THE WHITE HOUSE
Office of the Press Secretary
REMARKS BY THE PRESIDENT AT DEMOCRATIC SENATORIAL CAMPAIGN COMMITTEE DINNER HONORING GOVERNOR EVAN BAYH
Hotel Carlton Washington, D.C.
10:16 P.M. EST
THE PRESIDENT: Thank you very much. Governor, Senator Bayh, Lieutenant Governor Kernan, Senator Kerrey, Senator Torricelli. Ladies and gentlemen, first, thank you very much for being here for Evan Bayh tonight. You could probably tell that -- you might have told a lot of things looking at that. You could probably tell we were good friends. When you heard him speak you might have been thinking there is Joe DiMaggio; why is he introducing Lou Gehrig? (Laughter.)
And then he started talking about what was on Jefferson's gravestone -- I thought, my God, it's not -- bad enough that he's younger and better looking. Now he's about to write my epitaph. (Laughter.) But I was spared.
Evan and Susan Bayh have been very close friends of Hillary's and mine for a long time now. I do remember when he was elected the youngest governor in America, a position that I once held. And I remember how well he served. I remember when Senator Kerrey and I used to sit in the governors meetings and think about how crazy things were in Washington, and we couldn't imagine how people lived and worked here, what strange decisions were made.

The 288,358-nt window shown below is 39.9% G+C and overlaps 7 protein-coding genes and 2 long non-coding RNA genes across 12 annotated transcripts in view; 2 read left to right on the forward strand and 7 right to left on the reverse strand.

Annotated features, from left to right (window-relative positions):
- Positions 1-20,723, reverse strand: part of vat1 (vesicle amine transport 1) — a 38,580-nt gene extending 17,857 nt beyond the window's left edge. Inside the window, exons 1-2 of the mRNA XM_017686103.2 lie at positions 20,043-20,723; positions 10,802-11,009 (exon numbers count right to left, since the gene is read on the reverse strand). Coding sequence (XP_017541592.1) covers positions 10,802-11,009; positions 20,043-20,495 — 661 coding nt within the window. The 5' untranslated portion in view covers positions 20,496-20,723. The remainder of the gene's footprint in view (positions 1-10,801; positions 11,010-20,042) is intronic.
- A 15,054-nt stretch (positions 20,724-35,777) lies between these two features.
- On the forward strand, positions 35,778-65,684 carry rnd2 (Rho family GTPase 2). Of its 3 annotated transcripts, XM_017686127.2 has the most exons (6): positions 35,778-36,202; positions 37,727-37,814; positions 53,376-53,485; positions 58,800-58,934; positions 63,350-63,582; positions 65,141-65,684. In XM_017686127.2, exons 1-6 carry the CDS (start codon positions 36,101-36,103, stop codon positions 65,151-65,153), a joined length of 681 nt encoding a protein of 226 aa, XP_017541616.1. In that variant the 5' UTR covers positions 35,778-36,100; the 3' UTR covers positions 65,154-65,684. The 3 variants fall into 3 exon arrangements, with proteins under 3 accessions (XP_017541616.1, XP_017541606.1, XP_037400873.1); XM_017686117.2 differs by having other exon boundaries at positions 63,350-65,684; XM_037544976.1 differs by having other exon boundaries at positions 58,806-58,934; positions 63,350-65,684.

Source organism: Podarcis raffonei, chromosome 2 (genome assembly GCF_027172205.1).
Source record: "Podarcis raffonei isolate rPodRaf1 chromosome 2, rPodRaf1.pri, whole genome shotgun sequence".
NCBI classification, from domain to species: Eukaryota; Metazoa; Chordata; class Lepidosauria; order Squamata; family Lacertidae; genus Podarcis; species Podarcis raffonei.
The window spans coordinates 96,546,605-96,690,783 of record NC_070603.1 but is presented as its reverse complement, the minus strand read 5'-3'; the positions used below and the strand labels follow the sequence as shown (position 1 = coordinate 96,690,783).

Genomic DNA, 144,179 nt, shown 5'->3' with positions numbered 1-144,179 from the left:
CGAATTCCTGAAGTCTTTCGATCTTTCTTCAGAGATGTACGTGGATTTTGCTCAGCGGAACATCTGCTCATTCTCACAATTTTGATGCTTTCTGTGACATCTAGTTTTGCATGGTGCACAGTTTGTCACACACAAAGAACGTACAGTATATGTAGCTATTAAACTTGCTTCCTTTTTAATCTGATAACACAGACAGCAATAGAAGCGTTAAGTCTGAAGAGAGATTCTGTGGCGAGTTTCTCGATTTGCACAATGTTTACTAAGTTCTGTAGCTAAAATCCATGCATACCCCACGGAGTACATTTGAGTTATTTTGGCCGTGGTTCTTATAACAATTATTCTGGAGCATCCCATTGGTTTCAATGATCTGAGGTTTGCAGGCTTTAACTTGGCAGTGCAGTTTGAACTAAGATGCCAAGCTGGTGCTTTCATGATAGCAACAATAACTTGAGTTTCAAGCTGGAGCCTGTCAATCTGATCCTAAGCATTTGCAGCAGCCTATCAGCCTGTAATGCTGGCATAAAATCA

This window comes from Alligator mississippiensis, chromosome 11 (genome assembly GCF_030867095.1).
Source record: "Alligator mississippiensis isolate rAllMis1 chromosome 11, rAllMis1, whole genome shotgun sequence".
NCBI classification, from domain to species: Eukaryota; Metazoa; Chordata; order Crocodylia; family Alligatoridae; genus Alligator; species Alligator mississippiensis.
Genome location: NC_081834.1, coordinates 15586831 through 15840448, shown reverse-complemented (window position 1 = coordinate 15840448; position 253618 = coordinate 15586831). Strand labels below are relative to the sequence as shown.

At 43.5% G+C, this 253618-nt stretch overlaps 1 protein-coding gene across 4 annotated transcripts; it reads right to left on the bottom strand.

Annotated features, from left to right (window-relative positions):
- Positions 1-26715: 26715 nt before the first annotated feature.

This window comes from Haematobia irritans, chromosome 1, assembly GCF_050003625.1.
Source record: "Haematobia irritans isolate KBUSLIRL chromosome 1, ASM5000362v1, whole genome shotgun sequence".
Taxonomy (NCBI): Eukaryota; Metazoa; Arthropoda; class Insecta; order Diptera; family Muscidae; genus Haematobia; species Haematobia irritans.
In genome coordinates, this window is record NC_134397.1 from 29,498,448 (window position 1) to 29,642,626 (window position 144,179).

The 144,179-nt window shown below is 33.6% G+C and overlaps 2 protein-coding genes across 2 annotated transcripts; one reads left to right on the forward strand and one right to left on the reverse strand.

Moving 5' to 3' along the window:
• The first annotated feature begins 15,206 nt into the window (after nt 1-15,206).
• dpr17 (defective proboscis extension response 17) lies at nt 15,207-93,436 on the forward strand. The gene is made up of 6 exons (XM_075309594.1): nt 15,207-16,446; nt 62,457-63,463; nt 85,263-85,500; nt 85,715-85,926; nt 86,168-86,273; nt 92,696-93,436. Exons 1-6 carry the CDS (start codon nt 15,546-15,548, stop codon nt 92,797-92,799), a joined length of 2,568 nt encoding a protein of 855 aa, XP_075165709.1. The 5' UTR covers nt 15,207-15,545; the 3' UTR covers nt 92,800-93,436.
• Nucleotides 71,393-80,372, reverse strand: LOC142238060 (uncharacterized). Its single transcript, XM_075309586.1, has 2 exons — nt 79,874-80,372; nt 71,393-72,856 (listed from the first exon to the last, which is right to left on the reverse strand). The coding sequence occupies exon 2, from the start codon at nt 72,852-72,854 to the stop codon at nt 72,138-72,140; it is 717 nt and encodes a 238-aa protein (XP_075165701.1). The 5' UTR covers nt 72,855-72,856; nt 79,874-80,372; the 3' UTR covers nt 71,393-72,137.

We don't have any excuse for being here, Senator Kerrey and I. (Laughter.) Senator Torricelli was always in the Congress -- he didn't know any better. (Laughter.) We were actually out there in the real world with Evan Bayh. And here is he about to jump off the same cliff.
I want to tell you seriously that, you know, you meet a lot of people in this business and most of them are good people, honest people. They work hard, they try to do the right thing. Governor Bayh is one of the most extraordinarily talented and fundamentally decent people I have ever met in more than two decades in public life now.
He also gets things done. He ran a great state, had a good economy, advanced the cause of education, had the biggest drop in welfare rolls of any state in the United States with a compassionate and common-sense welfare reform. And he embodies what I believe our party, and indeed our country, ought to stand for on the edge of a new century.
I have spent a lot of time these last five years, with varying degrees of success -- I'm grateful for that which we've had -- trying to get our nation to grasp the nettle before us, to do the things which need to be done in this dramatically new time to get us into a new century with the American Dream alive for everybody who is responsible enough to work for it, and with our country coming together as one America when so many other people around the world are divided, and to maintain our leadership in the world for peace and prosperity and freedom.
Evan Bayh embodies the kind of America I am trying to move us toward. I believe he will win next November. I believe he will render great service to our country. I believe you will always be proud that you were here on this night about a year before the election. And I hope that, together, those of us -- we four in this room that either are now or I think soon will be serving in the federal government -- will be able over the next three years to continue to move this country forward, based on what we believe in -- building up, not tearing down; bring together, not dividing; embracing the future, not the past.